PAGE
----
Five years ago, most citizens of Angola were getting by on less than a dollar a day despite their country’s rich deposits of diamonds and oil. After decades of civil war, they were poorer than they had been 30 years earlier upon independence. Then Jonas Savimbi, commander of the UNITA rebel group, was killed in combat with government forces, leaving UNITA in disarray. As the citizens of Angola poured into the streets of their capital, Luanda, to celebrate, the rebels’ fall augured newfound prosperity as well as peace.
Not so, however, for the businessmen who had extracted Angola’s diamonds amid the chaos of war. When news hit of Savimbi’s death, investors dumped their shares in mining companies with Angolan operations. In a paper forthcoming in the American Economic Review, economists Massimo Guidolin and Eliana La Ferrara show that these companies’ stock prices fell by an average of 12 percent within a matter of days. Why was peace bad for the diamond business?
Guidolin and La Ferrara argue that the mining companies took a beating from investors because the fortunes they’d made from Angola’s diamond mines relied on the treacherous conditions created by civil war. The authors showed that after Savimbi’s death, mining companies with Angolan investments saw their stock prices plunge, while those without Angolan exposure appreciated in value. In other words, an end to conflict hurt the dominant diamond companies by knocking down barriers to entry. Most people, including nearly all of my first-year MBA students, think that the key to business success is cheaply and efficiently producing something people want to buy. If this were the case, then war’s end should have made Angolan miners and their shareholders richer as production costs plummeted. But the effect of peace on diamond mining in Angola shows that more important than producing something well is doing it better than the competition—and the potential competition.
Wartime Angola was a very expensive place for diamond miners to operate because of the bombed-out roads, kidnappings, and other hazards of operating in a conflict zone. Running a mine often meant getting your hands dirty. Companies reportedly employed guns-for-hire like Executive Outcomes, a private army recruited from South Africa’s disbanded apartheid-era special forces units, to keep their operations safe from rebel attacks. The cost of protecting a mine alone could run as high as $500,000 a month, as the Angola Peace Monitor reported in 2001. And to keep mines safe from government meddling, paying bribes was reportedly the norm.
Not every CEO or shareholder is willing to set up a private army, or partner with a real-life Danny Archer, the mercenary and smuggler played by Leonardo DiCaprio in the film Blood Diamond, about Sierra Leone. But some know how to turn wartime adversity to their advantage. Firms like Mano River Resources, DiamondWorks, and Rex Diamond have operated mines in multiple African war zones over the years despite the costs and hurdles that drive out everyone else. In 2002 Angola, peace looked like an opportunity for many new companies to bid for mining licenses.
Guidolin and La Ferrara found that, in fact, most of the wartime-dominant companies kept their mining concessions, and some even expanded their Angolan operations at war’s end. But the mere presence of potential competitors helped the government to renegotiate its contracts from a position of strength. Previously, Israeli diamantaire Lev Leviev had a monopoly on the marketing of Angolan diamonds. With peace at hand, as many as six other companies reportedly also vied for his contract. Among them was global mega-merchant DeBeers, which had pulled out of Angola some years earlier during the war. Leviev remains the largest player in the Angolan diamond market to this day, but he continues to fend off potential rivals.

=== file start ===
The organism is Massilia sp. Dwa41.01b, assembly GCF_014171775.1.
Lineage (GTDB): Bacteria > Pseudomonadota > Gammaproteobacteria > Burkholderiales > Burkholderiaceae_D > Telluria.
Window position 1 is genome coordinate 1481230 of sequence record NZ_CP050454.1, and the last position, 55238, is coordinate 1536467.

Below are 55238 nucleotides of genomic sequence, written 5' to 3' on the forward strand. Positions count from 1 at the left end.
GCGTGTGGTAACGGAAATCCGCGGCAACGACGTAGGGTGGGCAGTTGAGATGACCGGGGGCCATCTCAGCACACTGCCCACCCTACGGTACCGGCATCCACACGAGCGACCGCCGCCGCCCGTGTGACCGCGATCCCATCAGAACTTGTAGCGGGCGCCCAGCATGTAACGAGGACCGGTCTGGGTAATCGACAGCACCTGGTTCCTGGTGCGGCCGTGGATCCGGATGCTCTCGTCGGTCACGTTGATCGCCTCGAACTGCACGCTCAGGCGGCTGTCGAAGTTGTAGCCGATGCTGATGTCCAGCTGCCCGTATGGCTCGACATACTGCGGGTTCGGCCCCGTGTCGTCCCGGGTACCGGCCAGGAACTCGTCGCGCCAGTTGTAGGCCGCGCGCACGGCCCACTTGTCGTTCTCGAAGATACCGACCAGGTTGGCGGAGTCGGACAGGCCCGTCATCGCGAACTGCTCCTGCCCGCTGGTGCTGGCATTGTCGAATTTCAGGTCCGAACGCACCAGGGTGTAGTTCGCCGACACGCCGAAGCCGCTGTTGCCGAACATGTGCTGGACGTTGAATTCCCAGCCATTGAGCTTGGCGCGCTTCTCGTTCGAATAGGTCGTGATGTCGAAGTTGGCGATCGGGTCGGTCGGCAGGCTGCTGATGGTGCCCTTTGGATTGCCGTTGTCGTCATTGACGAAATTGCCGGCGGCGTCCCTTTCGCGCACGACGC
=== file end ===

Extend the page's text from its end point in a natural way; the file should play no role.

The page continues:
Guidolin and La Ferrara also point out that a peacetime Angolan government could afford newfound patience in its negotiations. Before, the government had faced a constant budget crunch, and in its desperation to obtain hard currency to purchase arms, was forced to accept unfavorable terms. Peace meant that businesses no longer got the same sweetheart deals. Royalty payments to the government for mining concessions jumped from $37.5 million in 2002 to nearly $110 million one year later, despite only a modest increase in the value of the diamonds extracted. Overall, the Angolan economy has taken off since the war’s end, with income per capita rising by more than 20 percent between 2003 and 2005. If the old diamond companies are suffering, the industry’s expansion has helped the rest of the country.
In the oil rush that has seized much of the African continent in recent years, we may be witnessing another instance of disconnect between economic prosperity and certain business profits. Western oil companies, whether inhibited by ethics or constrained by law, have shied away from working with unsavory and corrupt African dictators. But such qualms haven’t stopped the China National Petroleum Company from drilling in countries like Chad, as the New York Times reported earlier this week. As long as Chad’s government remains a global pariah, the Chinese will face little competition.
The situation means that CNPC, like Angola’s wartime diamond miners, has no incentive to work for peace. Quite the opposite. There is a tragic mismatch between the social imperative to end war and the business imperatives of incumbent firms to maintain their entry barriers. La Ferrara and Guidolin don’t have data about whether Angolan miners helped to prolong the conflict. But it appears it would have been in their shareholders’ interests to do so. The fear is that companies with a taste for operating in war zones, or collaborating with corrupt governments, may be willing to do what it takes to keep things as they are. Because that’s what’s good for profits.